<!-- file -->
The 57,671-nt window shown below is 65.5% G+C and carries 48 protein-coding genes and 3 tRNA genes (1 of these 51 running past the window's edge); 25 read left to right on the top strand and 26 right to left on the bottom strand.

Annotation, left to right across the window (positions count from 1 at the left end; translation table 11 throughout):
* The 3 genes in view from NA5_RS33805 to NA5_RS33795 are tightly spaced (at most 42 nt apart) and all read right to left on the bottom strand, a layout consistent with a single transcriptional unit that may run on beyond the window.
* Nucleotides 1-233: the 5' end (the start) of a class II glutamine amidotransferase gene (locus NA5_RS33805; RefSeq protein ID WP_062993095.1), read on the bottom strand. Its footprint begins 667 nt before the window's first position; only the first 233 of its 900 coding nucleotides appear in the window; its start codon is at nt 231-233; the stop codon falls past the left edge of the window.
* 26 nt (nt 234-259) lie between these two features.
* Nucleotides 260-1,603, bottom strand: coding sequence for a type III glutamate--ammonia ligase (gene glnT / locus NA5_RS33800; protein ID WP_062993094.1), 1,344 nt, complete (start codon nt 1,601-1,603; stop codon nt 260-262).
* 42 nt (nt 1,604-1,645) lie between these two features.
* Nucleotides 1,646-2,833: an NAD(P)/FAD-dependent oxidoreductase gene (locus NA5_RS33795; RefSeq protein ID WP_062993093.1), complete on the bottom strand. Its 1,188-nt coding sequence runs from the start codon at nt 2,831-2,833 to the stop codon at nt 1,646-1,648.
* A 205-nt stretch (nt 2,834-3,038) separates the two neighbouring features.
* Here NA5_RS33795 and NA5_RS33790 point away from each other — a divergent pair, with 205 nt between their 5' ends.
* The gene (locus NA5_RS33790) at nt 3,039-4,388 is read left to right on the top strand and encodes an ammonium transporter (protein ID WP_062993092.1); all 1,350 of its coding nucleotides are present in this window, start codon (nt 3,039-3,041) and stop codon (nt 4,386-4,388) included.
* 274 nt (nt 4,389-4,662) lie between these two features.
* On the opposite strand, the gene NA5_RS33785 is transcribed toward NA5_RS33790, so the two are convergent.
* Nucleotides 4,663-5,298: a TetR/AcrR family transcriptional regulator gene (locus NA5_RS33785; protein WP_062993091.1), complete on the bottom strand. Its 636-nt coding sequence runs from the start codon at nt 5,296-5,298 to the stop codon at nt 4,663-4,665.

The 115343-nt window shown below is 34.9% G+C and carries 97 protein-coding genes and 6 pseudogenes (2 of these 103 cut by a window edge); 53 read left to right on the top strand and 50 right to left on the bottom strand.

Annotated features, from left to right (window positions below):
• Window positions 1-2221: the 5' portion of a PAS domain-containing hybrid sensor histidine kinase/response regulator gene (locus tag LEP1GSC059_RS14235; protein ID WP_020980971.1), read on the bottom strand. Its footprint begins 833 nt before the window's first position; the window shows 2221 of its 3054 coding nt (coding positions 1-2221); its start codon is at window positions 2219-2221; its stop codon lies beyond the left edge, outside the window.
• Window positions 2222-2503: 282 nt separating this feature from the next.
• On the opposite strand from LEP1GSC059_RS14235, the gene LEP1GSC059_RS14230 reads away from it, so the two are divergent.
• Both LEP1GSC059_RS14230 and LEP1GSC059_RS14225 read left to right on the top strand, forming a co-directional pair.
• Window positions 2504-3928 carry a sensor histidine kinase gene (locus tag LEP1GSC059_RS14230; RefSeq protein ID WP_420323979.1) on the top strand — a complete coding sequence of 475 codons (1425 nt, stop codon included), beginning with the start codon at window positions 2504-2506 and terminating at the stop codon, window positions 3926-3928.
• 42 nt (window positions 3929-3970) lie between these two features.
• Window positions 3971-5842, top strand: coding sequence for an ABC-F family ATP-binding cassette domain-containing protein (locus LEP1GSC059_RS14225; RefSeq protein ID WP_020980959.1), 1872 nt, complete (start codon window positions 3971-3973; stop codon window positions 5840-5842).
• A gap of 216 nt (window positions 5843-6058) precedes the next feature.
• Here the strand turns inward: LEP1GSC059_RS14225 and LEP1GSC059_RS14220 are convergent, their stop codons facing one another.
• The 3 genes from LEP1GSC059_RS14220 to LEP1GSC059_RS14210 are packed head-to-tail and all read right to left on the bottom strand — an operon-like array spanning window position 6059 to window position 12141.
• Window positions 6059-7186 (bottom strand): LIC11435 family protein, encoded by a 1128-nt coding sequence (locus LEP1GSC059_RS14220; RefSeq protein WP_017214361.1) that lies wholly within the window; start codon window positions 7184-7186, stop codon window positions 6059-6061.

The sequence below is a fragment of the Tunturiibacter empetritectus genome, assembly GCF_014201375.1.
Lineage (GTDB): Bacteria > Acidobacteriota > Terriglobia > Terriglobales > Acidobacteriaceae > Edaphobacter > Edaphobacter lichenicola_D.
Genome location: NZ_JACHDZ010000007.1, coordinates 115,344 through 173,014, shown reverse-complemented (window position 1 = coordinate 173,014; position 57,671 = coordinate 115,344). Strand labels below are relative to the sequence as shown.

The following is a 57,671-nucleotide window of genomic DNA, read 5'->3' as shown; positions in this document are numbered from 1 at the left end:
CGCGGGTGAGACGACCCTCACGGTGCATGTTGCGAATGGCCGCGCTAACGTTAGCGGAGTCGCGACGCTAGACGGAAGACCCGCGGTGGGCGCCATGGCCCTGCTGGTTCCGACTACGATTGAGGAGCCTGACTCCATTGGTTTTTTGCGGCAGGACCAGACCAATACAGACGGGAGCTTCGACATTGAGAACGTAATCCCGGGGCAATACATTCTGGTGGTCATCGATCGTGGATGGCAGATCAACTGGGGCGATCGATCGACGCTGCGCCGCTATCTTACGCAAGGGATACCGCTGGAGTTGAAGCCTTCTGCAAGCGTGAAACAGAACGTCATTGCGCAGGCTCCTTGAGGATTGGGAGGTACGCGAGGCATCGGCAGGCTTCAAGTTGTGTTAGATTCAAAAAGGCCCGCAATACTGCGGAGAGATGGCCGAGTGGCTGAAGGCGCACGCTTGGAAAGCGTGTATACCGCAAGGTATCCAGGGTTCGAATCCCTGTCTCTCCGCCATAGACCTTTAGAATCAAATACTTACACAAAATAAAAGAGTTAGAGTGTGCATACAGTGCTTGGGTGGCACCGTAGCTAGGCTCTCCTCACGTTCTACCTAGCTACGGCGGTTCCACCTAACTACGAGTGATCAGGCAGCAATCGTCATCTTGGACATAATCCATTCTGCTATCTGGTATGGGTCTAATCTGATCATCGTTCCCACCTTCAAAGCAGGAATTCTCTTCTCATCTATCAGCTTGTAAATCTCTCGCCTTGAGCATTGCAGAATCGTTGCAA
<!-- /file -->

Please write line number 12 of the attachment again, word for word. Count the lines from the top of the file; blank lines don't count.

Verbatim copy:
* 274 nt (nt 4,389-4,662) lie between these two features.